This tree-island is also a favorite place for me to sit in my chair – which is in a corner of the work-area with all the hive entrances facing away. Every once and a while, a curious bee will land on my book or my shoulder – to see what I was reading, I suppose. Cool

When summer droughts come, I put a couple of ordinary metal chicken-waterers on the roofs. I fill the pans with rounded river-stones to give the bees something to land on, since bees can't swim. Last year, I put hose-fittings and a short length of hose onto them so that I could easily refill the waterers without taking them apart: just attach the hose and turn on the water for a moment or so. Put individual cutoff-valves on the fittings at the side of each tank. Use brass fittings.

I put an empty hive near to the others, periodically checking them to be sure that ants and wasps (or hornets ... ick!) did not take up residence. Soon enough, I started seeing bees flying in and out of them. I guess that our colonies "split themselves" at some point, and they simply decided to move into "the apartment next door." Suits me.

- - -
So, you need to learn how to "smile and nod politely" at beekeeper's gatherings, as the others are talking about how much money they spent on hives and treatments and on gee-gaws of every conceivable sort. They just won't understand when you tell them that your total investment in building two thriving beehives was about $30 (USD). I really think that they have allowed themselves to become conditioned to the idea that beekeeping must be a (very!) expensive and time-consuming hobby. Not true.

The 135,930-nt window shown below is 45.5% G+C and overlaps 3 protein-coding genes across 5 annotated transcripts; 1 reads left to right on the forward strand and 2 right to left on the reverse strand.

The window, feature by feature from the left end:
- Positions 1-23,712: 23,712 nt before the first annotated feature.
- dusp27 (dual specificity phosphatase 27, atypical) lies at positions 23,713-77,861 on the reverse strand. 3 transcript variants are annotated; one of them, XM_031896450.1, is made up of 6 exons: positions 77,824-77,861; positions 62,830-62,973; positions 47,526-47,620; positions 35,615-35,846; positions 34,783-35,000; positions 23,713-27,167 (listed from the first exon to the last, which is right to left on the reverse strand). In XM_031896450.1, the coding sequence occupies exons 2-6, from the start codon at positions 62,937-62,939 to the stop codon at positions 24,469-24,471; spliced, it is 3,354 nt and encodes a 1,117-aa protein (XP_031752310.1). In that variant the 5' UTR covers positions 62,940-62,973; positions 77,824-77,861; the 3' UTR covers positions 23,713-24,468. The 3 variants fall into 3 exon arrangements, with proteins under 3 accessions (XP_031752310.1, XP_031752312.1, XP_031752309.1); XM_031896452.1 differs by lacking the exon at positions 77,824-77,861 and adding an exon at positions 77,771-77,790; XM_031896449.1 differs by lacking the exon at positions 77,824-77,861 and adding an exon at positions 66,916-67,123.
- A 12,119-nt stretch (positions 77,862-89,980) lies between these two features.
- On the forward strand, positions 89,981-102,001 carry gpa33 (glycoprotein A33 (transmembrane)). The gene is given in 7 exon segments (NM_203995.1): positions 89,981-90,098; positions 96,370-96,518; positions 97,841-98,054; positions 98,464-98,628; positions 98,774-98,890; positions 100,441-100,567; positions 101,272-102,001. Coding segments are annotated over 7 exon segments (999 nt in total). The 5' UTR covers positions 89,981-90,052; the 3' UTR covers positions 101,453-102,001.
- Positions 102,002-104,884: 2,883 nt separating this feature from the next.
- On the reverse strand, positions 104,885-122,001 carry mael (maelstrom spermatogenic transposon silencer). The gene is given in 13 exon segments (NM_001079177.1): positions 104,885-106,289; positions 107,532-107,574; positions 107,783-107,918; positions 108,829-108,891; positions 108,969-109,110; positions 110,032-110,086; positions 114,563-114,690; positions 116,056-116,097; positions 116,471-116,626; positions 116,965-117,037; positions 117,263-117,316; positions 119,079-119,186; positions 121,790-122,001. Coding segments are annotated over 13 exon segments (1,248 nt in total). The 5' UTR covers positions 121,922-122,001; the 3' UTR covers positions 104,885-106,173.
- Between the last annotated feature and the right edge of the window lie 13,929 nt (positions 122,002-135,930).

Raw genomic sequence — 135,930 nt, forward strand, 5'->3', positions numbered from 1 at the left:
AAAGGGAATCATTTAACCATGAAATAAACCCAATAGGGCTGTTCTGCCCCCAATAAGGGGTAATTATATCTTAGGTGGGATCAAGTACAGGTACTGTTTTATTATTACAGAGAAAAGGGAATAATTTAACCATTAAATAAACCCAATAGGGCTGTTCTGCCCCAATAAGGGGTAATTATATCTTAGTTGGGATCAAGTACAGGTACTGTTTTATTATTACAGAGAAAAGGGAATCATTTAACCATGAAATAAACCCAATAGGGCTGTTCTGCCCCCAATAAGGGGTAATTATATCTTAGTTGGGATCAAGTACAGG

Last edited by MikeRobinson on Thu Jun 08, 2017 2:14 am; edited 6 times in total
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Moderator Bee

Joined: 19 Jul 2013
Posts: 443
Location: Loftus, Cleveland

PostPosted: Tue Jun 06, 2017 4:34 pm    Post subject: Reply with quote

Made from bits of other stuff.... Excellent.

A man after my own heart...Smile
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Quality Top Bar Hives by Andrew Vidler

Conserving wild bees

Research suggests that bumble bee boxes have a very low success rate in actually attracting bees into them. We find that if you create an environment where first of all you can attract mice inside, such as a pile of stones, a drystone wall, paving slabs with intentionally made cavities underneath, this will increase the success rate.

Most bumble bee species need a dry space about the size a football, with a narrow entrance tunnel approximately 2cm in diameter and 20 cm long. Most species nest underground along the base of a linear feature such as a hedge or wall. Sites need to be sheltered and out of direct sunlight.

There is a spectacular display of wild bee hotels here

More about bumblebees and solitary bees here

Information about the Tree Bumblebee (Bombus hypnorum)